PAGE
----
The final weekend before the Thanksgiving holiday passed without a grand jury decision on whether to indict a Ferguson police officer, fueling new speculation about the timing as protesters demand justice for Michael Brown.
After meeting Friday but apparently not reaching a decision, the grand jury was widely expected to reconvene on Monday to consider possible charges against Darren Wilson, the white suburban St. Louis officer who fatally shot the black 18-year-old after a confrontation in August. There was no official confirmation about when the grand jury would meet again.
Reggie Cunningham was among Sunday night's protesters. He said he doubted Wilson will be indicted and felt like authorities were delaying an announcement "to spin this in the most positive way possible."
"The more that they drag this out, the angrier people are going to be," said Cunningham, 30, of St. Louis. The shooting triggered riots and looting back in the summer, and police responded with armored vehicles and tear gas.
Many thought a grand jury decision on whether to charge Wilson would be announced Sunday, based partly on a stepped-up police presence in the preceding days.
Downtown STL Inc., a St. Louis civic group that promotes downtown businesses, told members in an email Saturday that the grand jury will reconvene Monday to continue deliberating. The email did not explain how the group knew that, and St. Louis County Prosecutor Bob McCulloch's office has not commented on the grand jury's schedule.
McCulloch has said he expected a decision by mid-to-late November, but that's ultimately not in his control. The 12-person grand jury deliberates in secret and sets its own schedule depending upon when the members are available.
Benjamin Crump, an attorney for Brown's family, said they are frustrated the prosecutor didn't charge Wilson himself or suggest a charge to grand jurors.
As it is, "you don't have any direction, you're just putting all the evidence out there and you're going to let them figure it out and they can make up their own minds," Crump said. "You know, it just boggles the mind why he thinks this is fair."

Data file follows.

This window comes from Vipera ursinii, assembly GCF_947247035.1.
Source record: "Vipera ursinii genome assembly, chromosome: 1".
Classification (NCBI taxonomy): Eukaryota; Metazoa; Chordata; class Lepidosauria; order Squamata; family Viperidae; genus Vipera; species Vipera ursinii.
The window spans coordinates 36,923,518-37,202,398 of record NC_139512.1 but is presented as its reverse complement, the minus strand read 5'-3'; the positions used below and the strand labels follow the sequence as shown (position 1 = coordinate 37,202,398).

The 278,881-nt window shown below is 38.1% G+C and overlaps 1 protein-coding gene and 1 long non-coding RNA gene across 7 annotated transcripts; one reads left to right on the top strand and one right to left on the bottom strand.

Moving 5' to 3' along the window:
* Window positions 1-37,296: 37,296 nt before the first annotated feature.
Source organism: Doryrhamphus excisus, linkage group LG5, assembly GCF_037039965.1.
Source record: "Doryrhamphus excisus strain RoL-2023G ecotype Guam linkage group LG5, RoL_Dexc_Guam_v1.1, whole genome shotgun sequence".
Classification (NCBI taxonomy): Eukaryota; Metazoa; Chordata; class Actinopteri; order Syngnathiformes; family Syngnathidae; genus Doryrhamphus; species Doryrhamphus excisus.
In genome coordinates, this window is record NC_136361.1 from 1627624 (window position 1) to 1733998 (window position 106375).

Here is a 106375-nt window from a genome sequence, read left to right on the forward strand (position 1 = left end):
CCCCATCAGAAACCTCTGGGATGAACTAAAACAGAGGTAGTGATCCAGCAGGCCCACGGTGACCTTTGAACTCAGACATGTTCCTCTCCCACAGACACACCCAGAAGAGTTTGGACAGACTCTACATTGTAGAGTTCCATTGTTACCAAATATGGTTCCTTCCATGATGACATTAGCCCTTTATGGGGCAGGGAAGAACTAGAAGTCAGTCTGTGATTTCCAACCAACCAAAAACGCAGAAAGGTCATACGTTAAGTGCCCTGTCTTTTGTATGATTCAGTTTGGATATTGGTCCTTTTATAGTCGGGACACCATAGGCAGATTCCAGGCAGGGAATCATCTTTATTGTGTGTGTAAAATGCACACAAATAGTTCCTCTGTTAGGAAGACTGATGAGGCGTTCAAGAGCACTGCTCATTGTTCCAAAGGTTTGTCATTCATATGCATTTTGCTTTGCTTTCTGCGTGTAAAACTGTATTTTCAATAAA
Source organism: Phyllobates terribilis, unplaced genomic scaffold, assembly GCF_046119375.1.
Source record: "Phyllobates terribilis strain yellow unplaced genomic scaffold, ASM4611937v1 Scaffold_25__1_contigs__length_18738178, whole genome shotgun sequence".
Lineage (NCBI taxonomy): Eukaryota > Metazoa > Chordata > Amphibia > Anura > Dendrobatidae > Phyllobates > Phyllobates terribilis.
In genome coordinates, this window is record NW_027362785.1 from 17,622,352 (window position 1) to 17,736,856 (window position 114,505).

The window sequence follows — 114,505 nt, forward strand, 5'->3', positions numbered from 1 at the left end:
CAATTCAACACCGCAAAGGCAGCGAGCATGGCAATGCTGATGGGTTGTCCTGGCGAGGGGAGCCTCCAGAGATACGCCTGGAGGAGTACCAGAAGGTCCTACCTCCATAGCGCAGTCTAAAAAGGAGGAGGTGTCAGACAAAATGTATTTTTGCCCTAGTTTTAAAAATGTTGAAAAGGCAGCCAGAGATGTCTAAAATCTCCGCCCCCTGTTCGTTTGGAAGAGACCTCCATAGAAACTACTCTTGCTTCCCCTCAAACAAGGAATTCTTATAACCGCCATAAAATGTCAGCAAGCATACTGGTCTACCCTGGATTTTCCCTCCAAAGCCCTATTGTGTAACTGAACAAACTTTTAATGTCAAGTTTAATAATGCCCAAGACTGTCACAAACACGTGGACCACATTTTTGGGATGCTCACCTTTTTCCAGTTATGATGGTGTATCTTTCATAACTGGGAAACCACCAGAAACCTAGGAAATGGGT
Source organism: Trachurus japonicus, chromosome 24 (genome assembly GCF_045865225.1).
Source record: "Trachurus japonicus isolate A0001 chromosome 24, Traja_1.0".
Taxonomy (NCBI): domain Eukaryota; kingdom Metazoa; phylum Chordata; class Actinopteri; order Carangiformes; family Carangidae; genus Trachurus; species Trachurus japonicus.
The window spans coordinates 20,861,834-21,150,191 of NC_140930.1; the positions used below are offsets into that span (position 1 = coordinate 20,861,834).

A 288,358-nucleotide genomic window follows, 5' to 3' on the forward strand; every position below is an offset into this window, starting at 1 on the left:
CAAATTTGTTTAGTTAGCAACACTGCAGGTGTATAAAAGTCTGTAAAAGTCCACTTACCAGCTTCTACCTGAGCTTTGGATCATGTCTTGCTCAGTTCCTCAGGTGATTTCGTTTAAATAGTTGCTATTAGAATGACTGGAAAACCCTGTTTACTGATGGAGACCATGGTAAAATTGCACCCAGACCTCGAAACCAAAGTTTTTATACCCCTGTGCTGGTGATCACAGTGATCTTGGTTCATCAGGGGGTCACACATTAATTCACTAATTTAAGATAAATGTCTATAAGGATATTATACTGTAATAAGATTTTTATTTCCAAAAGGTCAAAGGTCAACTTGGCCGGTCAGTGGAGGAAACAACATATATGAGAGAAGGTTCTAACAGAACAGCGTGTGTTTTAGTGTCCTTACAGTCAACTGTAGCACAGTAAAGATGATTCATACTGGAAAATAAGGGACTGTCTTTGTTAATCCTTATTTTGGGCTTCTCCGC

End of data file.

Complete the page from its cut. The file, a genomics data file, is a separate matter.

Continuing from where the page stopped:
If jurors meet Monday, there is no guarantee they'll reach a decision that day, or even this week. It's not uncommon for deliberations to take a while in complex cases when, such as in the Brown shooting, self-defense is alleged or there are two widely conflicting versions, according to Cole County Prosecutor Mark Richardson, who is not involved in the Ferguson case.
Sunday would have been an opportune time to minimize disruptions from protests, since schools and governments are planning on only a partial holiday workweek, Washington University law professor Peter Joy said, but that Monday or Tuesday would still make sense.
But "my belief is that with the holiday, releasing it on Wednesday, Thursday or Friday would produce a negative reaction," Joy said.
During Sunday's church services, some pastors encouraged their flocks not to fret. The Rev. Freddy Clark of Shalom Church in Florissant told the mostly black interdenominational congregation that "justice will be served" no matter the decision goes, because God will take care of it.
Meanwhile, daily protests have continued and there is speculation that the delays are intentional.
"People feel like it's been engineered, so that the results wouldn't come out until after the election and until the weather got cold, and it would be more difficult to protest," said Susan McGraugh, supervisor of the Criminal Defense Clinic at the Saint Louis University School of Law. "It's really adding fuel to the fire."